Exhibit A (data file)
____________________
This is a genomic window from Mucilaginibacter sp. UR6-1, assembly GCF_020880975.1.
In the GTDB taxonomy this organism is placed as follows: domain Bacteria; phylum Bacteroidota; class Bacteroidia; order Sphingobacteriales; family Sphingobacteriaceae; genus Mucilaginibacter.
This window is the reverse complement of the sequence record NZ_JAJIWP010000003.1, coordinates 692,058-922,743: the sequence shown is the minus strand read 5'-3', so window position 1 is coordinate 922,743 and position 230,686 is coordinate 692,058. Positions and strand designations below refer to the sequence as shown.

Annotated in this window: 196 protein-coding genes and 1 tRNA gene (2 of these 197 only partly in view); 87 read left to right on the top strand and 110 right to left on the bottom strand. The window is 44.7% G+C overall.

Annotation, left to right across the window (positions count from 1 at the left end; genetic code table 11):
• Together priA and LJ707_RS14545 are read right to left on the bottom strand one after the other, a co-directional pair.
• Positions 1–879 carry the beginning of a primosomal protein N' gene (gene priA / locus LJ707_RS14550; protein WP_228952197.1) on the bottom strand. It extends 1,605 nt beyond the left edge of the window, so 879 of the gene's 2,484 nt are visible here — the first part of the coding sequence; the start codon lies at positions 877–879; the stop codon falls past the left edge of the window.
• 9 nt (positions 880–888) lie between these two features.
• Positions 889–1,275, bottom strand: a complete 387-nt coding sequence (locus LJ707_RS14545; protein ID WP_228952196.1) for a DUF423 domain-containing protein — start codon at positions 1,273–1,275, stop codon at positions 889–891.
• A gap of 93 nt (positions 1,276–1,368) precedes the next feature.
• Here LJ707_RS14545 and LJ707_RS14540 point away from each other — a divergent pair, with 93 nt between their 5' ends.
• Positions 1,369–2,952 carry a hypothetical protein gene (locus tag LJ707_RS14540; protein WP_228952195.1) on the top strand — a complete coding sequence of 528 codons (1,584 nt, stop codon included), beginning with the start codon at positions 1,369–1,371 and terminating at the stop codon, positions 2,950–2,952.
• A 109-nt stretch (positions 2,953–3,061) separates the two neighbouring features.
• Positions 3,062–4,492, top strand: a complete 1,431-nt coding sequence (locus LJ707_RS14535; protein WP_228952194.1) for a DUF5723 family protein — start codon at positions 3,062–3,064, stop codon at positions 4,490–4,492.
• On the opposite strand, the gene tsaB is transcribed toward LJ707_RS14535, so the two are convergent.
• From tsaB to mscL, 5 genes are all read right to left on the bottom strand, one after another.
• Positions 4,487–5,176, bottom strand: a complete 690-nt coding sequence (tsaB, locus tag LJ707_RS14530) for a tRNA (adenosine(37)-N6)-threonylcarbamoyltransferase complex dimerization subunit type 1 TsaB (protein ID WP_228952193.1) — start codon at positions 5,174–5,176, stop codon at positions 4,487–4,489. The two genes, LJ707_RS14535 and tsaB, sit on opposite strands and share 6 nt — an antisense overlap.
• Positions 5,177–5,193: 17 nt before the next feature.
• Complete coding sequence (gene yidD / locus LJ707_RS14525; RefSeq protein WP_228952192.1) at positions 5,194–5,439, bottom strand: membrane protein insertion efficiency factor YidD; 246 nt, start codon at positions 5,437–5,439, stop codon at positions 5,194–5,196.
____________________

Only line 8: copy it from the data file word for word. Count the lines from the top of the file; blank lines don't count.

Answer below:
• 9 nt (positions 880–888) lie between these two features.